This Poem was Submitted By: James C. Horak On Date: 2008-03-28 12:46:06 . . . Click Here To Mail this Poem to a Friend!

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The Grasping Cacoon

A silk cord tying love     tying it to possession Close ones left asunder    for aught but new direction. Of your choice, to grow    to grow to places they           cannot come. 

Copyright © March 2008 James C. Horak

Additional Notes:
How precious might you imagine it to be to the once confined, to hear the words spoken, "I will not just love you as your are, I will love you when you are more."?

This Poem was Critiqued By: Dellena Rovito On Date: 2008-04-06 16:56:12
Critiquer Rating During Critique: 10.00000
James, How about, I will love you even if you are less? Love unconditionally encompasses every end of the spectrum. And always one will leave the other eventually. We will be alone! But still we may love! Dellena

This Poem was Critiqued By: Lora Silvey On Date: 2008-04-03 19:51:19
Critiquer Rating During Critique: 10.00000
This has great potential if it weren’t so oblique or ambiguous... the conclusion for this is your title word “Cacoon” and then your subsequent line “silk cord tying” then back to “left asunder”. Now “silk cord” would lead us to believe that you’ve misspelled “cacoon = One of the seeds or large beans of a tropical vine for making purses, scent bottles” for want of “cocoon = the silky envelope spun by the larvae of many insects, as silkworms,” however then you come in with “left asunder” as if now we are not clear if “close ones” whoever they are; are tied by silk or buried or both which the title word can not support both; before moving on to “for aught but new direction” which in essence is saying nothing at this point. Ok, I’ll get passed that and onto your last stanza where I wonder why you haven’t followed through with rhyme...and again the question, who is “your” and speaking of places “they” can not come...who is “they” leaving us with ambiguous statements. Also, cannot should be separated unless you were planning on using the contraction.. Lovely words strung together pleasantly with empty meaning... Best, Lora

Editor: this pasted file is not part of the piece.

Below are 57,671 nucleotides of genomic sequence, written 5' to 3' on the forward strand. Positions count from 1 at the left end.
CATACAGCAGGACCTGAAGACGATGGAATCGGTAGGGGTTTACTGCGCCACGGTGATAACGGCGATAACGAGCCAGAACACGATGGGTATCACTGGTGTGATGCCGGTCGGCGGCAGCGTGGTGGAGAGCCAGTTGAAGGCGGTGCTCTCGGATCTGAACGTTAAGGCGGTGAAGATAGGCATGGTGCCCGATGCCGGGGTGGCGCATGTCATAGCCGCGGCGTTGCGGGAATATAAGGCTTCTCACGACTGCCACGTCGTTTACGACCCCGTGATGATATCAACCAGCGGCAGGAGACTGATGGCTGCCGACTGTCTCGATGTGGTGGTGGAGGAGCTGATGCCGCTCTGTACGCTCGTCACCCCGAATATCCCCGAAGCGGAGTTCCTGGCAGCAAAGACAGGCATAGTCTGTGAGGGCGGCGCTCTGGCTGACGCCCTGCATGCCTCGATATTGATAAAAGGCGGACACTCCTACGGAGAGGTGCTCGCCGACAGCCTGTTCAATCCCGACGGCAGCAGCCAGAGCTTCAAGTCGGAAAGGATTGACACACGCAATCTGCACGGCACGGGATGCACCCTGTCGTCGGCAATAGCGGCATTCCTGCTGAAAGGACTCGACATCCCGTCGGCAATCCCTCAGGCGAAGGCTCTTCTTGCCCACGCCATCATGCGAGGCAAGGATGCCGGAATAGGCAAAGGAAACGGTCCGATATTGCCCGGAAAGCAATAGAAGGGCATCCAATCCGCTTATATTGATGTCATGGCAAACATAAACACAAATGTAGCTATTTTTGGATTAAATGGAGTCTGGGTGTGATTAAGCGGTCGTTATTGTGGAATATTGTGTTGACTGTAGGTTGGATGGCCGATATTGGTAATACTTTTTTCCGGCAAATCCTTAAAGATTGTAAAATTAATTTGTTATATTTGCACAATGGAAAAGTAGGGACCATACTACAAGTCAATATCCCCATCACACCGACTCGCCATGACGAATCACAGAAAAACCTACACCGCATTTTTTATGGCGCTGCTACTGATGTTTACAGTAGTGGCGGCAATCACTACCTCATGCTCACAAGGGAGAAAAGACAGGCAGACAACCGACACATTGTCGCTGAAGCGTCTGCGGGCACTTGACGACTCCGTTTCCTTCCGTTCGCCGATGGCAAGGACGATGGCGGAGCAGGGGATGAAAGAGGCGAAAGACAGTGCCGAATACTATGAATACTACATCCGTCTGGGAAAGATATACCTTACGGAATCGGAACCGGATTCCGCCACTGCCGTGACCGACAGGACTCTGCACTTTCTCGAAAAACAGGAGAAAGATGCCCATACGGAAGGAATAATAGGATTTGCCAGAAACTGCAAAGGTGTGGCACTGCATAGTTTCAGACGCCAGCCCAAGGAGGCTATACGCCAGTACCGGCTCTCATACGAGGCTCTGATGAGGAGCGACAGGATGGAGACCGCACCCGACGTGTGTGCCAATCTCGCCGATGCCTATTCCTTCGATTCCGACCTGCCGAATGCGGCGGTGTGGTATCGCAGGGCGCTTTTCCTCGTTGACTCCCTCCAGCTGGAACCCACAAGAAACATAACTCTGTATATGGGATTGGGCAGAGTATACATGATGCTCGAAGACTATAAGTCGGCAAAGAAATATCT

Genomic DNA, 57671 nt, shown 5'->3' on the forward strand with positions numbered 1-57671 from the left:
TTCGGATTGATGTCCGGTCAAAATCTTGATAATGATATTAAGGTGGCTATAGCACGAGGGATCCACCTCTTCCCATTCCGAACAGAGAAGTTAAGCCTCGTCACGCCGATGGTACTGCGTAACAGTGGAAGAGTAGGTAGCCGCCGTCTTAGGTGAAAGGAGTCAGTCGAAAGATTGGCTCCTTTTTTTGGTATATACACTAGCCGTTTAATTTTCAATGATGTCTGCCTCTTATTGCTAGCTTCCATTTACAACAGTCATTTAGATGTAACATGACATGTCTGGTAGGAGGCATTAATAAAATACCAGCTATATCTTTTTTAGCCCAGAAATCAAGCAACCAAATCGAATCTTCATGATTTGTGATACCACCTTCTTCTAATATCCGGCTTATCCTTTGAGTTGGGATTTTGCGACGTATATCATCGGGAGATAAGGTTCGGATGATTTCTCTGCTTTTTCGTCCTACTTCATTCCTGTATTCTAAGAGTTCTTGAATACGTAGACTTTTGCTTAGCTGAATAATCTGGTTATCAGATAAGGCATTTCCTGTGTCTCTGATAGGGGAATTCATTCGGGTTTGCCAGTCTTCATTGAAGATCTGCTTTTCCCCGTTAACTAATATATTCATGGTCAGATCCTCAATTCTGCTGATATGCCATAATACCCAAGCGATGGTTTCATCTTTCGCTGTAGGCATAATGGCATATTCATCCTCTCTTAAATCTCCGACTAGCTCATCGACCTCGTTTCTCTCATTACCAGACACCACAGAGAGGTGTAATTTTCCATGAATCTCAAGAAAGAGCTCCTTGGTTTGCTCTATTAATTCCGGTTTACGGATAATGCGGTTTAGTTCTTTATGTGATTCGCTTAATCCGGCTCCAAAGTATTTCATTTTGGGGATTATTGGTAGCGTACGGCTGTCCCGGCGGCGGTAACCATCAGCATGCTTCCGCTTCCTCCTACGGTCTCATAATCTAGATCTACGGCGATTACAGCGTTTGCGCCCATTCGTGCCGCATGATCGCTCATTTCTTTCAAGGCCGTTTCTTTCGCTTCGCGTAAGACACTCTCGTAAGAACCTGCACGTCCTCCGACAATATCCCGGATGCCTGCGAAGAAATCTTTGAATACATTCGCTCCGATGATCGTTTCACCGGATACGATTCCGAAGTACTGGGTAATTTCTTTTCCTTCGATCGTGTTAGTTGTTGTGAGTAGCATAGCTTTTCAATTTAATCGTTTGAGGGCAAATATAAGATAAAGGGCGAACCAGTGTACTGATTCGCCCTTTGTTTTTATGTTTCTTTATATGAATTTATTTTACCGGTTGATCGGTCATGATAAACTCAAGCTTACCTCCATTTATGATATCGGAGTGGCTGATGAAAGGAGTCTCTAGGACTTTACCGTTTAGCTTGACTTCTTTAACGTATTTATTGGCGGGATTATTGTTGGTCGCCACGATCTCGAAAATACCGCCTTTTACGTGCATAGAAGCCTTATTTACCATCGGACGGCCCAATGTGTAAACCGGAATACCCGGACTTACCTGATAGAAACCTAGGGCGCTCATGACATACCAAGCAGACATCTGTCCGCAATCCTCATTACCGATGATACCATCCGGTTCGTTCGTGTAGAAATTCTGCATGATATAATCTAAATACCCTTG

This Poem was Critiqued By: Rachel F. Spinoza On Date: 2008-03-31 12:30:34
Critiquer Rating During Critique: 1.00000
The Grasping Cacoon (Is that anything like a cocoon?) A silk cord tying love tying it to possession Close ones left asunder for aught but new direction. {quaint, archaic and yet utterly meaningless) Of your choice, to grow to grow to places they cannot come. And who might "they" be? The close ones?)Do you mean cannot "go?" Do rhymes frighten you? Do I? Best Rachel
This Poem was Critiqued By: Terry A On Date: 2008-03-30 02:31:07
Critiquer Rating During Critique: 9.80000
For many people the word 'love' is a synonym for caring for the well-being of others. Or not a word, but a feeling that isn't easily put into words. And that romantic love is a little like a flu that people recover from, some more gracefully than others. Or the poem speaks of a parent's love for a child - that feeling is sometimes this perennial. Or the note speaks...more of a god's love. For who else but a god could anticipate so perfectly how an individual might change? When I think of love I always think it has something to do with geometry. Someday I'll find out why this thought occurs to me. Some say love enables all things noble, all sacrifice, all giving. But this is that synonym stuff again. Or that true love is impersonal, but that's like saying poems are impersonal. "A silk cord tying love to possession"...sometimes it seems more like tying love to gravity, most seem to have heavier feet then they want. Possession and obsession are like an abscessed tooth in the subconscious, hardly the whole of it, but difficult on the system. It's late, I'm rambling around thoughts; and you have presented such a wonderful poem, I should not. Perhaps change often has a little bit of nostalgia and a little bit of regret in it. Sometimes it's the spur of life force, where to not grow is death. That's the pivotal point that people can come to...once passed, it's either growth or diminishment. Idle comfort is really no comfort...I can see on people's faces what it costs them to act like it is. Perhaps it's similar to planets that come to crossroads. A good poem always makes a person think and feel. This one did. Terry
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